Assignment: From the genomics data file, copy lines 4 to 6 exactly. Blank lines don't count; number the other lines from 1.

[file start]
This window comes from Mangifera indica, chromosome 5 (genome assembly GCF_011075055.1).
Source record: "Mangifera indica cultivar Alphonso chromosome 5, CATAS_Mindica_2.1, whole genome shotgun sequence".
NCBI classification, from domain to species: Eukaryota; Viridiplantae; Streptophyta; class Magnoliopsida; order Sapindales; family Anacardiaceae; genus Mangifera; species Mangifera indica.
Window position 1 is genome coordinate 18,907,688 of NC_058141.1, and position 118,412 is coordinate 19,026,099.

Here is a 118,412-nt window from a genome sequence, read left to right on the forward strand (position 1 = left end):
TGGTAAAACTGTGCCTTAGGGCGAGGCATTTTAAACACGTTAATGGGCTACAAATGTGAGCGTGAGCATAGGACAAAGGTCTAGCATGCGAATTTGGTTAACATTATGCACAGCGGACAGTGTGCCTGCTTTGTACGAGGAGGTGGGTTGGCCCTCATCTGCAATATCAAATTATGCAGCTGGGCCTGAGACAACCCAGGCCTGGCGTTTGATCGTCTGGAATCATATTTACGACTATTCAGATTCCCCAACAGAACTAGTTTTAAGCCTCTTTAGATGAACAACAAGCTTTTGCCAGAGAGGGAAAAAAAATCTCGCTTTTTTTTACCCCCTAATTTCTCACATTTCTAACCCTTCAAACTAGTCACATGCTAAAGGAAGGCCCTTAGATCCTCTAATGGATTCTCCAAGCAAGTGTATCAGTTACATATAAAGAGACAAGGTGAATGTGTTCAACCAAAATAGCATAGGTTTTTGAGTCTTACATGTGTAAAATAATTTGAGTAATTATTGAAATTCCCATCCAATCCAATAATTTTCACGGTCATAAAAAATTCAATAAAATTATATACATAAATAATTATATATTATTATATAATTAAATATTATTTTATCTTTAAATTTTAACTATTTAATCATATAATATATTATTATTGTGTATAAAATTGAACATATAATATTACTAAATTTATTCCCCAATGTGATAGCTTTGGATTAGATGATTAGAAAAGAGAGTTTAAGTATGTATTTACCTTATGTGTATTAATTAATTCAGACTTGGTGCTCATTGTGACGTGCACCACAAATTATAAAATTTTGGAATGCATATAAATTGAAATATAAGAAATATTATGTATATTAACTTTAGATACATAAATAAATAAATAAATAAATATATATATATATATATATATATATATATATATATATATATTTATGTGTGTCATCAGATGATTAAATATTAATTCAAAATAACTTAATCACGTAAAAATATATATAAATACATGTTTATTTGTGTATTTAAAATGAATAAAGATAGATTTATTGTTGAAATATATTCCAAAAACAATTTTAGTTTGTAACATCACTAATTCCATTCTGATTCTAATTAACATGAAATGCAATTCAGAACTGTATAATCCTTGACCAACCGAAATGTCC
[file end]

Window position 1 is genome coordinate 18,907,688 of NC_058141.1, and position 118,412 is coordinate 19,026,099.

Here is a 118,412-nt window from a genome sequence, read left to right on the forward strand (position 1 = left end):
TGGTAAAACTGTGCCTTAGGGCGAGGCATTTTAAACACGTTAATGGGCTACAAATGTGAGCGTGAGCATAGGACAAAGGTCTAGCATGCGAATTTGGTTAACATTATGCACAGCGGACAGTGTGCCTGCTTTGTACGAGGAGGTGGGTTGGCCCTCATCTGCAATATCAAATTATGCAGCTGGGCCTGAGACAACCCAGGCCTGGCGTTTGATCGTCTGGAATCATATTTACGACTATTCAGATTCCCCAACAGAACTAGTTTTAAGCCTCTTTAGATGAACAACAAGCTTTTGCCAGAGAGGGAAAAAAAATCTCGCTTTTTTTTACCCCCTAATTTCTCACATTTCTAACCCTTCAAACTAGTCACATGCTAAAGGAAGGCCCTTAGATCCTCTAATGGATTCTCCAAGCAAGTGTATCAGTTACATATAAAGAGACAAGGTGAATGTGTTCAACCAAAATAGCATAGGTTTTTGAGTCTTACATGTGTAAAATAATTTGAGTAATTATTGAAATTCCCATCCAATCCAATAATTTTCACGGTCATAAAAAATTCAATAAAATTATATACATAAATAATTATATATTATTATATAATTAAATATTATTTTATCTTTAAATTTTAACTATTTAATCATATAATATATTATTATTGTGTATAAAATTGAACATATAATATTACTAAATTTATTCCCCAATGTGATAGCTTTGGATTAGATGATTAGAAAAGAGAGTTTAAGTATGTATTTACCTTATGTGTATTAATTAATTCAGACTTGGTGCTCATTGTGACGTGCACCACAAATTATAAAATTTTGGAATGCATATAAATTGAAATATAAGAAATATTATGTATATTAACTTTAGATACATAAATAAATAAATAAATAAATATATATATATATATATATATATATATATATATATATATATTTATGTGTGTCATCAGATGATTAAATATTAATTCAAAATAACTTAATCACGTAAAAATATATATAAATACATGTTTATTTGTGTATTTAAAATGAATAAAGATAGATTTATTGTTGAAATATATTCCAAAAACAATTTTAGTTTGTAACATCACTAATTCCATTCTGATTCTAATTAACATGAAATGCAATTCAGAACTGTATAATCCTTGACCAACCGAAATGTCC